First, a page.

“It’s not like we needed to spend $140,000 a month to have someone tell us to do more test prep,” he says. “It was really hard for us when our school board decided some things needed to be restructured, but didn’t even come to us, didn’t even ask what we the teachers thought. They have these buildings full of people who live in these neighborhoods and have worked in these schools for a long time, all this expertise, yet you make the choice to bring in someone who knows nothing about it and pay them massive amounts of money.”

Despite Mr. Herr’s criticism, the Performance Management Framework results for Chavez soared in 2018.

We need to keep a close eye on union activity in Washington, D.C.’s charter schools.

D.C. charter board honors top performing schools

Last Thursday I had the honor of attending the DC Public Charter School Board’s Celebrating Best Practices in Public Charter School Education event.  The venue was a perfect setting for the occasion.  It was held at the stately Willard InterContinental Hotel, whose opulence all decked out for the Christmas season seemed a perfect match to the quality of the work being performed in the classrooms of the institutions recognized on this day.  No detail was left for chance.  Upon arrival each individual representing a charter received a personalized program inscribed with a quotation from one of its students highlighting his or her excitement over attending that particular school.  Once the attendees grabbed their breakfast and were seated, a highly professionally produced video was presented that interviewed children attending Tier 1 charters whose adorable comments echoed those found on the cards containing the morning’s agenda.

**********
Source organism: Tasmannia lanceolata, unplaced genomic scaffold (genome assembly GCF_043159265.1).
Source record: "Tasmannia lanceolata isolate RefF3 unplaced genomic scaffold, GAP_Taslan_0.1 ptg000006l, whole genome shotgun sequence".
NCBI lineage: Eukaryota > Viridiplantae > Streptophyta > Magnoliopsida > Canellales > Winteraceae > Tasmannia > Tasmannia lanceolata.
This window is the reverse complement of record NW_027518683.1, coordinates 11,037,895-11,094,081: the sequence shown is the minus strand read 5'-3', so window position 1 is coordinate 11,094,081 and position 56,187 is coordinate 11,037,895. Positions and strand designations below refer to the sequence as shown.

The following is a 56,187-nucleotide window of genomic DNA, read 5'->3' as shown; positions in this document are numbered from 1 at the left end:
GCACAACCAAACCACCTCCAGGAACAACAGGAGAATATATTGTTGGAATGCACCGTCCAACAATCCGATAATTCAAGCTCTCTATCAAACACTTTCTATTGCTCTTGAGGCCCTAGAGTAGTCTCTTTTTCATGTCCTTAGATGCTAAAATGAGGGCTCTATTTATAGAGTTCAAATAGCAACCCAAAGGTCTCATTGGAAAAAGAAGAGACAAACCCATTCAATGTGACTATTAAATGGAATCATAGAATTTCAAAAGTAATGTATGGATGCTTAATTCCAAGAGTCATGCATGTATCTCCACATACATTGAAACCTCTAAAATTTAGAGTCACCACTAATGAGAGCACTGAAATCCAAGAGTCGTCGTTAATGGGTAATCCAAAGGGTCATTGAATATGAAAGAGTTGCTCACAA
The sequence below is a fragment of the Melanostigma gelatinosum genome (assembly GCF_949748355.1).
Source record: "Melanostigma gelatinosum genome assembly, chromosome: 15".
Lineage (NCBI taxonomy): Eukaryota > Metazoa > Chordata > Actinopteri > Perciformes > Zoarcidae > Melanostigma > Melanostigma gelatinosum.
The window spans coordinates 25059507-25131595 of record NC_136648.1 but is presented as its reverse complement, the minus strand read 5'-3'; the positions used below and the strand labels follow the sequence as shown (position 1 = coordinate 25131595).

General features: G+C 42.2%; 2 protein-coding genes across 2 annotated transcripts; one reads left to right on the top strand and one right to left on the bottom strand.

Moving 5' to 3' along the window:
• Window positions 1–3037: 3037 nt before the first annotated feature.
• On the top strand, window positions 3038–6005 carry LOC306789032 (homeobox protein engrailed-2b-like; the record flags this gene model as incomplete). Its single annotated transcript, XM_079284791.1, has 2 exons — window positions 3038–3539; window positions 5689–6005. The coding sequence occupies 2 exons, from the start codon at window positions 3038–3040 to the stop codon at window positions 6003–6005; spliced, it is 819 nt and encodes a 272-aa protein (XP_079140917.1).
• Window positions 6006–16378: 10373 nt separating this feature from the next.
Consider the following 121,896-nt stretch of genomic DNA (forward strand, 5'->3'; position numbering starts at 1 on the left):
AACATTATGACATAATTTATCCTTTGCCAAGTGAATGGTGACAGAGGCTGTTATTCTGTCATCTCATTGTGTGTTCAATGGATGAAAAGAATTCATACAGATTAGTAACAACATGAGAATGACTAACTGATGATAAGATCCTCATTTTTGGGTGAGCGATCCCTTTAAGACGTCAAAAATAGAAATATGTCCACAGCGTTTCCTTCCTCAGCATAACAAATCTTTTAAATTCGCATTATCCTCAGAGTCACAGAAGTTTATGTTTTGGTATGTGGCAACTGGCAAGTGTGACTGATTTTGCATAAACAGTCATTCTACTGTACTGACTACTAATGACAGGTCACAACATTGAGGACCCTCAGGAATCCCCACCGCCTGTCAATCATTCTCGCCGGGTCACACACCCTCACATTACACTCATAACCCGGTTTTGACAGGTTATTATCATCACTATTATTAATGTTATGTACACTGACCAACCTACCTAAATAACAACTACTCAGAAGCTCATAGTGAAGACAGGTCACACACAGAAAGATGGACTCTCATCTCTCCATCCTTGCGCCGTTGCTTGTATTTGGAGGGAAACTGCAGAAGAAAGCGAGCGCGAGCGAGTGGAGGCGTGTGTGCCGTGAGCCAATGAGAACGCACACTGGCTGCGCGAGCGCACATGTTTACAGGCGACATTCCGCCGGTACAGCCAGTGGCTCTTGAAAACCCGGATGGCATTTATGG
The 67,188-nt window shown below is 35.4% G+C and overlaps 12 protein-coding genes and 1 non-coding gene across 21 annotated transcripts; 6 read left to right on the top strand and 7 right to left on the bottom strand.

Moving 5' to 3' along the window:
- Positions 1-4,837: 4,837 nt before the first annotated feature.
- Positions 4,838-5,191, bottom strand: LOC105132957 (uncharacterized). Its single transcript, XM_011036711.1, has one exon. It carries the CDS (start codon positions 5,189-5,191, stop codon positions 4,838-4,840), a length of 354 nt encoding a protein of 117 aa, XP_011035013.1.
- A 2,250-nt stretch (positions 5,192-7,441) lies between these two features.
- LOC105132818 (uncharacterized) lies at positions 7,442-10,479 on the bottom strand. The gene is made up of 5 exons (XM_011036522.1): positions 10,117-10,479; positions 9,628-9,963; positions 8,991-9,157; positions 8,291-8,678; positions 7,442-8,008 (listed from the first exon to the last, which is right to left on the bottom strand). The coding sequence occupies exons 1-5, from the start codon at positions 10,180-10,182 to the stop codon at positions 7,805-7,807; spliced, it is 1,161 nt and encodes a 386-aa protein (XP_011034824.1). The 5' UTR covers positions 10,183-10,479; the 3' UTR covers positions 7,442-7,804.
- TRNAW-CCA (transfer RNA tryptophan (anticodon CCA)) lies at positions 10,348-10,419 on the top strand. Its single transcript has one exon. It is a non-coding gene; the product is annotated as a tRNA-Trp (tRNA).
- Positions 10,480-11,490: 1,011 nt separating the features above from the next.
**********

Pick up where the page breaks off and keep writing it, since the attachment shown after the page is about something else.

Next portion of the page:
Thanks to the board’s efforts it really did feel like a special gathering.  This was reinforced by the stature of those in attendance, who included Chairman of the D.C. Council Phil Mendelson, At-large D.C. Councilmember Robert White, Jr., Ward 6 D.C. Coucilmember Charles Allen, and the new Acting D.C. Deputy Mayor for Education Paul Kihn.